breach of a duty imposed jointly on two or more person, e.g.,

        two occupiers are joint tortfeasors if they are sued by a visitor

        for failure to take reasonable care in respect of the premises

        jointly occupied by them. (d) Where persons take concerted

        action to a common end and in the course of executing that

        joint purpose, any one of them commits a tort."

Therefore, the owner and driver will have to be           held as joint

tortfeasors and as jointly and severally liable.

      37. Now we will refer to the decisions of the Bombay High Court

relied upon by Shri A.N. Santhosh, learned counsel appearing for the

claimants wherein the decision of the Apex Court in Machindranath

Kernath Kasar's case (supra) has also been relied upon to hold that

the driver is not a necessary party and without him the application can

be maintained.

      38. The first one is Sitaram Devidayal Jaiswal's case (CDJ

2012 BHC 465). Paragraph 3 of the judgment shows that therein the

insurance company which was the appellant, had raised a contention

MACA 1075 & 2974 of 2009               40

that the driver of the car was a necessary and proper party and since he

was not impleaded, the claim petition is not maintainable.            After

referring to various decisions of the same High Court, the learned

Judge considered Rule 260 of the Maharashtra Motor Vehicles Rules,

1989 which is similarly worded like the Kerala Rules. Sub-rule (1)

states that "if the application is not dismissed under Rule 259, the

Claims Tribunal shall, send to the owner or the driver of the vehicle or

both involved in the accident and its insurer, a copy of the

application............." In paragraph 10 it has been held as follows:

       "10. Thus, the law is that the claimant while filing a claim

       application is under no obligation to ensure that all necessary

       and proper parties are impleaded as opponents to the claim

       petition.       Considering the nature of the proceedings, the

       responsibility is of the Tribunal to ensure that the notices are

       issued to all the necessary parties. This power can be exercised

       by the Tribunal at any stage of the proceedings."

In paragraph 11, it was held that if the insurer has not raised a

contention and pursued it before the Tribunal that the driver is not a

necessary party, the said contention cannot be allowed to be raised in

MACA 1075 & 2974 of 2009               41

appeal. We extract the said paragraph herein for easy reading:

        "11............. It is obvious that if such contention is not pressed

        by the party to whom the notice is served, the said party cannot

        be allowed to raise the said contention for the first time in the

        appeal. A claimant cannot be allowed to suffer as he is under

        no obligation to implead any party as the opponent to the claim

        petition. In such a case, if the driver is aggrieved by the

        adverse finding recorded against him by the award of the

        Tribunal, he has a remedy of preferring an appeal against the

        award after obtaining a leave of the Appellate Court. If neither

        the owner nor the insurer raises a contention before the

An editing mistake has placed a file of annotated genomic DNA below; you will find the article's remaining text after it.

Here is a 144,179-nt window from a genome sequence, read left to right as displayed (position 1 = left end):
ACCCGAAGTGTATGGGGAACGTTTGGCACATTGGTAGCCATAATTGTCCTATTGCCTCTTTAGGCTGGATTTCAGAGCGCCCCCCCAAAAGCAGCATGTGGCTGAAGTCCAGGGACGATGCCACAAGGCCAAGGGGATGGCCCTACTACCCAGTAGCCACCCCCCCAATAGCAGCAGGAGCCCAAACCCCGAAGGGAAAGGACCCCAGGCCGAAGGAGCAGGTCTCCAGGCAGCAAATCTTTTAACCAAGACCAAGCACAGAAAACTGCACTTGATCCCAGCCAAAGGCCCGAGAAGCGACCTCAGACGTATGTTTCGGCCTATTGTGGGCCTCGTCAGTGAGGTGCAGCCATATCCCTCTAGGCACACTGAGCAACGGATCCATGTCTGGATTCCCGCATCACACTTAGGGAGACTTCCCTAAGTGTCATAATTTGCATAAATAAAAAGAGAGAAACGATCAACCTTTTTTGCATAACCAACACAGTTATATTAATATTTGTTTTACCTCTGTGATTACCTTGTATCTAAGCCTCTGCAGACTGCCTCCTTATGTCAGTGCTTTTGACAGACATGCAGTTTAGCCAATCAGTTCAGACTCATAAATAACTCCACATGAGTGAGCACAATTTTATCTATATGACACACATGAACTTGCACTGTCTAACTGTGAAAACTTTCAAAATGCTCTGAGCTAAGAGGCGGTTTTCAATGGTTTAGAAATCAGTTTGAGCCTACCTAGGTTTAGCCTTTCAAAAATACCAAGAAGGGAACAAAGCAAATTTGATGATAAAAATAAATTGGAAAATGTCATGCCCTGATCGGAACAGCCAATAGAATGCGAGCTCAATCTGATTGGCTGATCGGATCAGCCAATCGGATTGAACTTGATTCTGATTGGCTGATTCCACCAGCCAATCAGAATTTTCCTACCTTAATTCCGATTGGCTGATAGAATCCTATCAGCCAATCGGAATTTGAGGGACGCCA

Tribunal regarding the non-joinder of the driver, it is not open

        for them to contend in the appeal that the driver was a

        necessary party and that the award is vitiated because of non-

        joinder of the driver."

The same is relied upon by Shri A.N. Santhosh to contend for the

position that the insurance company in this case has not pursued their

contention regarding contributory negligence of the driver, before the

Tribunal by adducing any evidence. In paragraph 12 of the above

judgment, it was held that even though there was a contention in the

written statement, it appears that no issue was framed and the said

MACA 1075 & 2974 of 2009           42

contention was not pressed at the time of final hearing and therefore in

the appeal the insurance company cannot be allowed to raise the said

contention.

      39. The next decision is Kusumbai's case (CDJ 2012 BHC

2342). Therein, the contention raised by the appellant by relying upon

the judgment in Machindranath Kernath Kasar's case (supra) was

that the driver is a necessary party. This contention was negatived by

observing that the appellant owner of the bus could bring the driver to

the witness box for examination. Finally, it was held that the bus driver

was not a necessary party.

      40. In Sharad's case (CDJ 2012 BHC 2335) the appellant was

the insurance company. It was contended by the appellant that the

driver was a necessary party. In paragraph 12 the decision of the Apex

Court in Machindranath Kernath Kasar's case (supra) has been

considered and in paragraph 14 it was finally held that the driver of the

bus in the present case, was not a necessary party and the contention of

the appellant was rejected. In paragraph 15 it was also noted that the

MACA 1075 & 2974 of 2009           43

driver has been charge-sheeted in the criminal case.

      41. We will now come to the decision of a Division Bench of this

Court in Anuradha Varma v. State of Kerala (1993 (2) KLT 777)

wherein it was held that the application can be maintained without

impleading the driver. Reliance was placed on the fact that the liability

of the owner and driver will be joint and several and they are joint

tortfeasors.  Their Lordships    had also relied upon the provisions

contained in Section 7 of the Kerala Tort (Miscellaneous Provisions)

Act, 1977.    Paragraph 7 of the judgment will show that therein the